A GMFCS V classification is a non-modifiable risk factor, but was the strongest predictor of respiratory hospitalisations in univariate analyses. Young people with CP classified as functioning at level V GMFCS had a much higher risk of admissions than all other GMFCS levels. GMFCS V classification was a good predictor of respiratory hospitalisations partly because of its strong association with oropharyngeal dysphagia,6 and possibly because of the greater burden of comorbidities in young people classified as GMFCS V.23

Previous respiratory infections, as indicated by previous hospitalisations or courses of antibiotics, marked an increased risk of subsequent hospitalisations, which is consistent with previous research.24 The incidence rate for those with at least one respiratory hospitalisation in the year preceding the survey was 10 times greater than for those with none. Such admissions should be seen as a red flag indicating that an individual may require evaluation and management to prevent subsequent respiratory hospitalisations.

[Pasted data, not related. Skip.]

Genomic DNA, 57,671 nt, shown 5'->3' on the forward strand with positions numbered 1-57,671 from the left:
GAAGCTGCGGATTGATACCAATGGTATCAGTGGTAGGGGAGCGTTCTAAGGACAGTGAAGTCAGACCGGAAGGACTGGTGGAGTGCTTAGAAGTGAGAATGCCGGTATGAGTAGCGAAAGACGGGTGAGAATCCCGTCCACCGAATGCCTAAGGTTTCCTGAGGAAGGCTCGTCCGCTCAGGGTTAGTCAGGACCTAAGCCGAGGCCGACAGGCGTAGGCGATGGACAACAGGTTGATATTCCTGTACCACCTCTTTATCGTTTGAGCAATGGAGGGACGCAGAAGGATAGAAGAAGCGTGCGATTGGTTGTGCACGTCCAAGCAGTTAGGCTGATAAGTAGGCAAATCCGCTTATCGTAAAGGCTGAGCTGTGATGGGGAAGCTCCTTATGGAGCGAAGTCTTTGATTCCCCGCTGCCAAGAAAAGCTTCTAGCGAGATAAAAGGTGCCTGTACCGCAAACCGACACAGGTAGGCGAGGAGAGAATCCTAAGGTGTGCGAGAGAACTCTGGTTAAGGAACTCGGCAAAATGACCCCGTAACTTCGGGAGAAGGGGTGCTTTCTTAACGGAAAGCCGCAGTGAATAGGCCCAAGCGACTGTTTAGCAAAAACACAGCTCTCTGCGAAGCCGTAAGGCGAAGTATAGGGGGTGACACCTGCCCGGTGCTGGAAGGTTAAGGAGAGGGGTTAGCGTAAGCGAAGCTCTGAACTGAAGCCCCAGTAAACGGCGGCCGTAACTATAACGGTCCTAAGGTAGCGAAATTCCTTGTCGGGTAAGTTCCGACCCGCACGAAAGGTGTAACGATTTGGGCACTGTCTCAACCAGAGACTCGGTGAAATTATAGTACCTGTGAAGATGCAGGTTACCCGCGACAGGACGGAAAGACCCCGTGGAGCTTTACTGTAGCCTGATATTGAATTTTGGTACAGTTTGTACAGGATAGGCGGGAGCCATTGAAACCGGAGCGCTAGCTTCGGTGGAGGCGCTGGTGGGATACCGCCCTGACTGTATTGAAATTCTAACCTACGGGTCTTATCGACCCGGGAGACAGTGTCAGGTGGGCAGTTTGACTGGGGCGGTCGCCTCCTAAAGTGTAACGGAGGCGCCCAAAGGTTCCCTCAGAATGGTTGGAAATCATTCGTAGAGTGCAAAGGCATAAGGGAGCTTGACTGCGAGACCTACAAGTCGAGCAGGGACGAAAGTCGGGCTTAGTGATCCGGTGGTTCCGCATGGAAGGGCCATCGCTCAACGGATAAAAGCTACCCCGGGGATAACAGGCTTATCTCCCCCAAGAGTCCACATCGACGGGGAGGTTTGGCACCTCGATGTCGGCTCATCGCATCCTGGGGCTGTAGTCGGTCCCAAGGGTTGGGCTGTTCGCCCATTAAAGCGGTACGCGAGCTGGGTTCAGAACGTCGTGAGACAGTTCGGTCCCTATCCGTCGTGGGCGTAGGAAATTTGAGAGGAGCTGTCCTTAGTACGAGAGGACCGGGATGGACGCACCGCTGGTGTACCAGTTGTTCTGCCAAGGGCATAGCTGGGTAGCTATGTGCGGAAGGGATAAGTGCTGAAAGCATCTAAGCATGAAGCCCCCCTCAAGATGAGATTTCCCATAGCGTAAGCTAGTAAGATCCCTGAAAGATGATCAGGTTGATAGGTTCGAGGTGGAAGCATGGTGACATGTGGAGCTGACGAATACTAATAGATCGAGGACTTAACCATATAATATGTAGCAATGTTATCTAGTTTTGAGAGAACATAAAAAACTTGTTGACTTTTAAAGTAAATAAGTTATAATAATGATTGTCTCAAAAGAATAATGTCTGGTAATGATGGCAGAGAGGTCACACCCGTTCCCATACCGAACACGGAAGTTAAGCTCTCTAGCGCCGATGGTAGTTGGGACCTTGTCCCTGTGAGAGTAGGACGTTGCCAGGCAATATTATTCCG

Scoliosis was not a statistically significant predictor. Although scoliosis often coexists with respiratory disease at the time of death in people with CP,1 our data suggest that scoliosis does not precede or cause the respiratory illness.

Limitations

The sample did not include the full population, but its GMFCS distribution closely reflects the CP population and all age levels within the intended age range were represented. Frequency of respiratory illness is likely to be underestimated in this study because: (A) ICD-10 coding may underestimate the prevalence of respiratory diagnoses,15 and (B) hospital admission occurs in only 57% of children with CP presenting to hospital emergency departments with respiratory symptoms.16